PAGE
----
Posted by: Jim Pratt on Wednesday, 23 January 2008 at 2:53pm GMT

Maybe, Jim. I'm not in the most Christian of places lately, and I'm disinclined to cut him any slack at all. I remember his change of heart on OOW, his ostensible reason for it, and what I suspect was his real reason.

Posted by: Ford Elms on Wednesday, 23 January 2008 at 4:25pm GMT

Jim Pratt,

Mr Harvey has voluntarily relinquished all spiritual authority (see Canon XIX). This is the equivalent of the RC procedure of laicization. Therefore, in my view, he is for all juridic purposes no longer a bishop. (Ontologically he remains a bishop, but ony ontologically.) It is therefore not correct to refer to him as a bishop. The Southern Cone has, in effect, licensed a lay person for episcopal purposes, which takes lay presidency to a whole new level.

Posted by: Nom de Plume on Friday, 25 January 2008 at 3:04am GMT

"The Southern Cone has, in effect, licensed a lay person for episcopal purposes, which takes lay presidency to a whole new level."

Interesting. The idea that Don Harvey is now a "lay president" will give chuckles to a good many when I spread this about. It's kind of like the Pope becoming a Wee Free.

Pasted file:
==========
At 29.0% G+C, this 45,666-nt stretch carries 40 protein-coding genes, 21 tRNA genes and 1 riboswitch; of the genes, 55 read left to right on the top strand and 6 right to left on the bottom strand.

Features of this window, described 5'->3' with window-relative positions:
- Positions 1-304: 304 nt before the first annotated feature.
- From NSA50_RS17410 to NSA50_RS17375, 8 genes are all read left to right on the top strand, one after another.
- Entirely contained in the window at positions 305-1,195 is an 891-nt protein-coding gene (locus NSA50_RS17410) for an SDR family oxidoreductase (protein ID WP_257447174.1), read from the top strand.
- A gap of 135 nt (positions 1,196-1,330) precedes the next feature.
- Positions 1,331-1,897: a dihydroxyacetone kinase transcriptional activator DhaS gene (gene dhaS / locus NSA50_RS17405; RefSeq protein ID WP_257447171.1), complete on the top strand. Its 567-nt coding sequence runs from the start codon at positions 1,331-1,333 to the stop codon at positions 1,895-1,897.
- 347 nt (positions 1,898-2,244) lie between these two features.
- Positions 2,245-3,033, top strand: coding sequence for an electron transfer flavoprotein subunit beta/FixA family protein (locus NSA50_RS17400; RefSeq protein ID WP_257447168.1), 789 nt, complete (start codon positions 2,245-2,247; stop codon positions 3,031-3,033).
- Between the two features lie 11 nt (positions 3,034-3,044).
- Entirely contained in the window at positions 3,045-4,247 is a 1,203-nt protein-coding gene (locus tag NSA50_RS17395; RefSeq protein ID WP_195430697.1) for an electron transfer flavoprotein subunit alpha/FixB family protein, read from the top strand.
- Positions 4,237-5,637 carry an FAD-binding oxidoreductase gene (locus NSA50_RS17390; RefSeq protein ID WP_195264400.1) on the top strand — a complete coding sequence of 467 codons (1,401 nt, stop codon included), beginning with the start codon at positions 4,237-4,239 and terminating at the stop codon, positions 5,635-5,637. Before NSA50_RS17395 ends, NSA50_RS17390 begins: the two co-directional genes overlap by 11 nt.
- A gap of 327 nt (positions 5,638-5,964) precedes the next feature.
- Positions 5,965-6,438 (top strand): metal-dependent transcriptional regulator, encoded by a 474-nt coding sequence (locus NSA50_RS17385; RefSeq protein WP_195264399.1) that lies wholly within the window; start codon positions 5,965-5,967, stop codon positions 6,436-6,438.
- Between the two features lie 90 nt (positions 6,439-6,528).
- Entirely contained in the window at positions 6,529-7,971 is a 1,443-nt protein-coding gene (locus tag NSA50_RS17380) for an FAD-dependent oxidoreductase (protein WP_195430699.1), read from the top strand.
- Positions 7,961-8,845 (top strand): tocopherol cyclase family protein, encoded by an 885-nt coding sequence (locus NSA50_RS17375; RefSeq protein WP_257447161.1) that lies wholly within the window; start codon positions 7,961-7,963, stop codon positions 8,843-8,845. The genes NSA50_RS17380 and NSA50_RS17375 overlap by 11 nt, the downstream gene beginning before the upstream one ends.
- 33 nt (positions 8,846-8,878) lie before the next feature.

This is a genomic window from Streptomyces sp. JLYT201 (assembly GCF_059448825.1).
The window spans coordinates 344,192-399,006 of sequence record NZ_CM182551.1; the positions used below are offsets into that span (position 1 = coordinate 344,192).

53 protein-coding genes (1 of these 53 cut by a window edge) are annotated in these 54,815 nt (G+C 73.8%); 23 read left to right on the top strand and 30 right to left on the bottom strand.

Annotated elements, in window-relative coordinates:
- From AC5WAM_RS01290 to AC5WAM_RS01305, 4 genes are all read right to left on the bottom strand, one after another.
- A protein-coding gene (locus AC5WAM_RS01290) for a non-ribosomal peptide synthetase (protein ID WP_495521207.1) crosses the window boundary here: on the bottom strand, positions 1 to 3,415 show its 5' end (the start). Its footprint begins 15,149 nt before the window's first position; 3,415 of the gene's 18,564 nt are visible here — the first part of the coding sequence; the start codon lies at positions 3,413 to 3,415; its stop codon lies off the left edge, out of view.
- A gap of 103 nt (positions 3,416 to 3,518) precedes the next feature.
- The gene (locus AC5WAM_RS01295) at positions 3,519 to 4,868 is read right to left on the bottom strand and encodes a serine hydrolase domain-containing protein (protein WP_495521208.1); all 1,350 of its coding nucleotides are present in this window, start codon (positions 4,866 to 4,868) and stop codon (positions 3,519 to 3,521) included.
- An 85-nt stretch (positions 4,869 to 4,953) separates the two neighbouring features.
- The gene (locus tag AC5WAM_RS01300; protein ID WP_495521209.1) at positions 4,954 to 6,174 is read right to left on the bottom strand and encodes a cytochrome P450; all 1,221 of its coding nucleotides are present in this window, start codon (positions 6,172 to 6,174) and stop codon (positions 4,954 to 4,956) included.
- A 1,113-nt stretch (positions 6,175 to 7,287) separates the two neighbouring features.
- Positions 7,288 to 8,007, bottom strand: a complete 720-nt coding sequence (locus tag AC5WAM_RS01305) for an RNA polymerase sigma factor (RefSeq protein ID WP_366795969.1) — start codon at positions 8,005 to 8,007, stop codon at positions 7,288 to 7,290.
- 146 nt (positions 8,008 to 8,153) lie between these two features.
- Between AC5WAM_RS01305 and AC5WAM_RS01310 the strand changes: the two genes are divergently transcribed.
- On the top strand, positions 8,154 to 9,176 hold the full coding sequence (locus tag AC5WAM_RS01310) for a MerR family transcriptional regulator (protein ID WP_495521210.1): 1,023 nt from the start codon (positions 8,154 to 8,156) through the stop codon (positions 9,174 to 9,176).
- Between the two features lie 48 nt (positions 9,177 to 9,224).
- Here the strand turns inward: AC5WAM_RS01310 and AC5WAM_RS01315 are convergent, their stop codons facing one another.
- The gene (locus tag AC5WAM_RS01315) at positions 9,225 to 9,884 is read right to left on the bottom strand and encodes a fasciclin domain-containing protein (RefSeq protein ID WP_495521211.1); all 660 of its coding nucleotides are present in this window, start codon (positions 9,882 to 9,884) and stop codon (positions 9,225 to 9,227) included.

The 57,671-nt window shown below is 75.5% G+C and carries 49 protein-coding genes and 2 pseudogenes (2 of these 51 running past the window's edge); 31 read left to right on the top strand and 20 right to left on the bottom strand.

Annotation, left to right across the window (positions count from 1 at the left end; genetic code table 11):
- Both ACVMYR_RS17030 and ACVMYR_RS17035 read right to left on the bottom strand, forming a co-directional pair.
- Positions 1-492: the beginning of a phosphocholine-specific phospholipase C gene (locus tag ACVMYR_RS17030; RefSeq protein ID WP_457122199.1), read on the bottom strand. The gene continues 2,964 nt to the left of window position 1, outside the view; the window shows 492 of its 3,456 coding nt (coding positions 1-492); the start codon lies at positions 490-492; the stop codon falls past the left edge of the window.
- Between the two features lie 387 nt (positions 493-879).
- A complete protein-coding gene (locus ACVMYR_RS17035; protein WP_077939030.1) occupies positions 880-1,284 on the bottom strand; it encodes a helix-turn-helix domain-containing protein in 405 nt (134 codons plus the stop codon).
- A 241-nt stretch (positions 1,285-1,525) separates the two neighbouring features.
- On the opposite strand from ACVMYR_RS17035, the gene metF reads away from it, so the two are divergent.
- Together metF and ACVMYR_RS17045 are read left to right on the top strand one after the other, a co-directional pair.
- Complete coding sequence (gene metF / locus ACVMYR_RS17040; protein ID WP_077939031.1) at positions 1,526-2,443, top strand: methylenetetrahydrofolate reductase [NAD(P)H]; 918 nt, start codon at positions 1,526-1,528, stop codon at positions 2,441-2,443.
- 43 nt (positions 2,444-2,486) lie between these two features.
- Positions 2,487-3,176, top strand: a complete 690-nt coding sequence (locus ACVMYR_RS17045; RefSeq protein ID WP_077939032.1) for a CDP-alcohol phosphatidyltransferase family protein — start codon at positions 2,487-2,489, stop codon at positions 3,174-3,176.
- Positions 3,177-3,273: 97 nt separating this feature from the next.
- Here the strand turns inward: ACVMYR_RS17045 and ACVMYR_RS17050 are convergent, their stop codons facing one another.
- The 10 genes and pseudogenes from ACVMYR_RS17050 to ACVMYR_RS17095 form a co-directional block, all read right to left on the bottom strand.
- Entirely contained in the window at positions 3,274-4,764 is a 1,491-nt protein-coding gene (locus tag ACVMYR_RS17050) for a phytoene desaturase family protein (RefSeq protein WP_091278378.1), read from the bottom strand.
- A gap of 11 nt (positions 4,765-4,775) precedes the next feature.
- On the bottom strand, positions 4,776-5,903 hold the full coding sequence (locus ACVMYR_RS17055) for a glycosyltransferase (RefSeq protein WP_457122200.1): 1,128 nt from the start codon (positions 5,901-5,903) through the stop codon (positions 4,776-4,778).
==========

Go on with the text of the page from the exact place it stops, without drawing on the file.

Posted by: Ford Elms on Friday, 25 January 2008 at 11:48am GMT

Bishop Harvey says as reported on Virtue online that as a charismatic Anglo-Catholic he has no problem with Evangelicals. Well that is I suppose the case if he closes an eye to their ribena-grape juice eucharists...or their throwing the left over bread away after Holy Communion. or their denial of baptismal regeneration, and the confessional, prayers for the dead, and denouncing devotion to the Saints and our lady as unbiblical.

Furthermore Sydney regard the charismamtic movement as heresy ( i agree there).

Just close yopur eyes Bishop Harvey...get on board the Jensen boat... The Good ship GAFCON...but theres a time bomb in the hold, called LAY PRESIDENCY...and any one who values the Apostolic succession must be out of their mind to get on board.

Posted by: Robert Ian Williams on Tuesday, 29 January 2008 at 12:35am GMT